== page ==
If you are a pro-Ukrainian activist, itʼs more difficult. You should look for all the mentions of yourself on the Internet and try to clean up all such information as thoroughly as possible. It is also better to leave the occupied territories not from the city where you live. Because if you leave from your native city, there is a danger of meeting collaborators who will tell the Russians everything about you.

If you are asked about the reasons for leaving — call some humanitarian ones. For example, if you are told, “Why are you going? Donʼt you like Russia?”, you can answer that you go to relatives or due to some health issues.

I canʼt leave. How can I communicate with the occupiers, so as not to lose dignity, but also not to run into trouble?

Try to maintain neutrality. Donʼt discuss political or historical topics, do not provoke anyone. Try to communicate with the occupiers as little as possible.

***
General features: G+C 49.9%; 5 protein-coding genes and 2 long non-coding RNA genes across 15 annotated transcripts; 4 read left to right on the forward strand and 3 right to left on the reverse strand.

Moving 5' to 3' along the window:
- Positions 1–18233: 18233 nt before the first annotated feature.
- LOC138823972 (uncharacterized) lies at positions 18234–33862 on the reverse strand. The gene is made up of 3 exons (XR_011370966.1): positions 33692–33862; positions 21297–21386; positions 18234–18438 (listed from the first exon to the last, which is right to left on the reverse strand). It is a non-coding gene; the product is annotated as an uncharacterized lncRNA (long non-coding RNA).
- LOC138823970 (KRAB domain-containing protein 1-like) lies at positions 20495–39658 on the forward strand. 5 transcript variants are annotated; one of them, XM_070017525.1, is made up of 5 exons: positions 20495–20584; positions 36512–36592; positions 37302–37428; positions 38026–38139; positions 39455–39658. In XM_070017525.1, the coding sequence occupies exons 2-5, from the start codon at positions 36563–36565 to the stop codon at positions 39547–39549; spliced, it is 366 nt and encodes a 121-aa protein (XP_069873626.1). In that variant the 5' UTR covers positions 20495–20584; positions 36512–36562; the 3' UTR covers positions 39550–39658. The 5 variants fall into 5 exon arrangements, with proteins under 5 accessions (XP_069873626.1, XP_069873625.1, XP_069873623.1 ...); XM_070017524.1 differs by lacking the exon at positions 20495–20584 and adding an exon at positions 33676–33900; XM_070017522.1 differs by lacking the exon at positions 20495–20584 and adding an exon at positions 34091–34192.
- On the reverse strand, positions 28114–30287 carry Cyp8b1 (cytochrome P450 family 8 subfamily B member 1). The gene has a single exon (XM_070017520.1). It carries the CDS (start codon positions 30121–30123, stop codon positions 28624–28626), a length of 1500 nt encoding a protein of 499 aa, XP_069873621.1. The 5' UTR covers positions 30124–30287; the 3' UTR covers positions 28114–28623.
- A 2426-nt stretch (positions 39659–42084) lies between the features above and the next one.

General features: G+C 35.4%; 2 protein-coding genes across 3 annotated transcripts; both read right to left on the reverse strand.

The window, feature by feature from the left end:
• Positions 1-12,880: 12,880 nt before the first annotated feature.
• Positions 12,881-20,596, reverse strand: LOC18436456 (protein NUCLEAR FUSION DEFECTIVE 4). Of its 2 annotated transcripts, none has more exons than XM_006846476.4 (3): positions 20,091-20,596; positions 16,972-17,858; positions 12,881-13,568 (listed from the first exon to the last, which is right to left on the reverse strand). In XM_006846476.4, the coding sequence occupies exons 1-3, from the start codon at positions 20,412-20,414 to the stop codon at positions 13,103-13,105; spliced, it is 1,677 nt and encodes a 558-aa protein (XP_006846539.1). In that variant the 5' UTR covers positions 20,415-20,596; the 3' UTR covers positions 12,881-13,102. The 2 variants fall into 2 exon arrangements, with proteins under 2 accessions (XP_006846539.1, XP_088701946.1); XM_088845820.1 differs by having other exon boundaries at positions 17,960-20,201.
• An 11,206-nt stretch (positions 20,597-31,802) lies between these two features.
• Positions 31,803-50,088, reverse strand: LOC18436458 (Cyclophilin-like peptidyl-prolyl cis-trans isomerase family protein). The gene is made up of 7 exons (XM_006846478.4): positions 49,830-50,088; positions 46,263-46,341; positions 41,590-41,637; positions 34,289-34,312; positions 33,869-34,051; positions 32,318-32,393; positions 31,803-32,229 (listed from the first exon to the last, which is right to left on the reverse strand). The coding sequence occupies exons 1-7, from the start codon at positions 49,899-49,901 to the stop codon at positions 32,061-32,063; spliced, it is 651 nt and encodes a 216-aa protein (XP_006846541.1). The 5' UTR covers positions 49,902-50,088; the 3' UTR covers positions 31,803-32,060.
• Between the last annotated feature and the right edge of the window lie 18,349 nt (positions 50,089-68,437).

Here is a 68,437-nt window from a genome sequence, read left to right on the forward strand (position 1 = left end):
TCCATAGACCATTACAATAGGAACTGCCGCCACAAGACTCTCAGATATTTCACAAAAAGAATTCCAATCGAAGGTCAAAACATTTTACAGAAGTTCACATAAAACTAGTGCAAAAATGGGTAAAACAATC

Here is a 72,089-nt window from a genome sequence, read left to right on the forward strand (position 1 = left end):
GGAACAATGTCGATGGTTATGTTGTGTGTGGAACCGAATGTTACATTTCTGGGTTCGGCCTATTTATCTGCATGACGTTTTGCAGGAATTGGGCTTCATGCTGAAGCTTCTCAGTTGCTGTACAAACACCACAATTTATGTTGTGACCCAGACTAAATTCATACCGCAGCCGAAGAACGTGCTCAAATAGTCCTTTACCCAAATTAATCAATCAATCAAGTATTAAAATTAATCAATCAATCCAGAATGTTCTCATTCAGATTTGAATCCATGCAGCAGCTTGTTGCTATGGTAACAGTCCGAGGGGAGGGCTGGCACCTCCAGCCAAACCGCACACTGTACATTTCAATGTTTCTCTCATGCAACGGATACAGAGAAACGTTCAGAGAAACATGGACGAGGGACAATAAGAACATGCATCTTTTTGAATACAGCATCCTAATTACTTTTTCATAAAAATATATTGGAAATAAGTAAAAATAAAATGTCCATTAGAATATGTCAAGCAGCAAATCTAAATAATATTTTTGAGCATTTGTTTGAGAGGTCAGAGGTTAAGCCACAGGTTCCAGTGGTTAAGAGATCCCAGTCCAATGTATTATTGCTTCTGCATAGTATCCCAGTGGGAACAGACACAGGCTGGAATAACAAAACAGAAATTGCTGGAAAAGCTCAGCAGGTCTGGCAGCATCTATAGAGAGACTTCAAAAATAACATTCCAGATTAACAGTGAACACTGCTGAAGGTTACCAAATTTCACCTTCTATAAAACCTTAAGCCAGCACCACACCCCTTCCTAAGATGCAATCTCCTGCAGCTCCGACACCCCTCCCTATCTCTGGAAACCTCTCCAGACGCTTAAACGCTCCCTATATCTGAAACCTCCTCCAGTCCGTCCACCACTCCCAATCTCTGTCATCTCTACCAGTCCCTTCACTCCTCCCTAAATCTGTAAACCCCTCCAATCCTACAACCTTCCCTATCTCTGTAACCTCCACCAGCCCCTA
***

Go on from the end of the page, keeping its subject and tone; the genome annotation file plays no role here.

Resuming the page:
The occupiers distribute humanitarian aid. If I take it, is it collaborationism?

No. In general, the concept of collaborationism is defined by Article 111 of the Criminal Code of Ukraine. It says that this should be a conscious action to the detriment of Ukraine, voluntary cooperation with the enemy. That is, a person must have intent. If a person does not have access to food and medicine, then taking a humanist is a forced action and cannot be considered a collaboration.

There is no Ukrainian mobile connection here so I have to buy a Russian SIM card. Is this a crime? Will the occupiers be able to follow me in messengers?

No, this is not a crime. Whether the occupiers will be able to monitor what you write in the messengers is a matter of security. The mobile operator itself only provides communication services.

How to protect my phone if the occupiers are constantly checking it?